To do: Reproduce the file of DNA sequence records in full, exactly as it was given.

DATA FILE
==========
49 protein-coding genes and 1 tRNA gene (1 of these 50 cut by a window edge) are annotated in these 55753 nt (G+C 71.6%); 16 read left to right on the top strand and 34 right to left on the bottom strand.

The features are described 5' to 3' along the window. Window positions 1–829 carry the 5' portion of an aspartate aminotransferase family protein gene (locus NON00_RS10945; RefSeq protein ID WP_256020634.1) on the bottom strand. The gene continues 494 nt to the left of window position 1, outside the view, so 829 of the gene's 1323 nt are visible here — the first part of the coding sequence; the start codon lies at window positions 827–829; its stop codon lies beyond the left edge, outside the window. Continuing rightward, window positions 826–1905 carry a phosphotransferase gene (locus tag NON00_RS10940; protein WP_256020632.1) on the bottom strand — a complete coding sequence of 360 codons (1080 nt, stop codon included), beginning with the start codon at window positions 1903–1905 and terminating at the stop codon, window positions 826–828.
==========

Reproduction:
49 protein-coding genes and 1 tRNA gene (1 of these 50 cut by a window edge) are annotated in these 55753 nt (G+C 71.6%); 16 read left to right on the top strand and 34 right to left on the bottom strand.

The features are described 5' to 3' along the window. Window positions 1–829 carry the 5' portion of an aspartate aminotransferase family protein gene (locus NON00_RS10945; RefSeq protein ID WP_256020634.1) on the bottom strand. The gene continues 494 nt to the left of window position 1, outside the view, so 829 of the gene's 1323 nt are visible here — the first part of the coding sequence; the start codon lies at window positions 827–829; its stop codon lies beyond the left edge, outside the window. Continuing rightward, window positions 826–1905 carry a phosphotransferase gene (locus tag NON00_RS10940; protein WP_256020632.1) on the bottom strand — a complete coding sequence of 360 codons (1080 nt, stop codon included), beginning with the start codon at window positions 1903–1905 and terminating at the stop codon, window positions 826–828.